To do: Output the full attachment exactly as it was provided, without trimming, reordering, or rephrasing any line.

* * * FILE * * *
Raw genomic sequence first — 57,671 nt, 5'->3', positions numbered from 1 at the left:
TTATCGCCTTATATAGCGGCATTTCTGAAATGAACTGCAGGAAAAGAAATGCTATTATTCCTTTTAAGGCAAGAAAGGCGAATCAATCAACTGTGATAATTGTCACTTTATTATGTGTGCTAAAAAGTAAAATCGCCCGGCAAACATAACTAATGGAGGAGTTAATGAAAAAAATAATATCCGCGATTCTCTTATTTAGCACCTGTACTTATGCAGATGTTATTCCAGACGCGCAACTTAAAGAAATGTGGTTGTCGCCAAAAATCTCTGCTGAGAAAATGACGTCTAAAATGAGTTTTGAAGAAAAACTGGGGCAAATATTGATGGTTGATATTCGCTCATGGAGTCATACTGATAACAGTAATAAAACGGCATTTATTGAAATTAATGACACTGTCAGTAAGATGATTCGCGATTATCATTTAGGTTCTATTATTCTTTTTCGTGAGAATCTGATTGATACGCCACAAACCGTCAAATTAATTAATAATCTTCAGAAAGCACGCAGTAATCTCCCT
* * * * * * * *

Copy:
Raw genomic sequence first — 57,671 nt, 5'->3', positions numbered from 1 at the left:
TTATCGCCTTATATAGCGGCATTTCTGAAATGAACTGCAGGAAAAGAAATGCTATTATTCCTTTTAAGGCAAGAAAGGCGAATCAATCAACTGTGATAATTGTCACTTTATTATGTGTGCTAAAAAGTAAAATCGCCCGGCAAACATAACTAATGGAGGAGTTAATGAAAAAAATAATATCCGCGATTCTCTTATTTAGCACCTGTACTTATGCAGATGTTATTCCAGACGCGCAACTTAAAGAAATGTGGTTGTCGCCAAAAATCTCTGCTGAGAAAATGACGTCTAAAATGAGTTTTGAAGAAAAACTGGGGCAAATATTGATGGTTGATATTCGCTCATGGAGTCATACTGATAACAGTAATAAAACGGCATTTATTGAAATTAATGACACTGTCAGTAAGATGATTCGCGATTATCATTTAGGTTCTATTATTCTTTTTCGTGAGAATCTGATTGATACGCCACAAACCGTCAAATTAATTAATAATCTTCAGAAAGCACGCAGTAATCTCCCT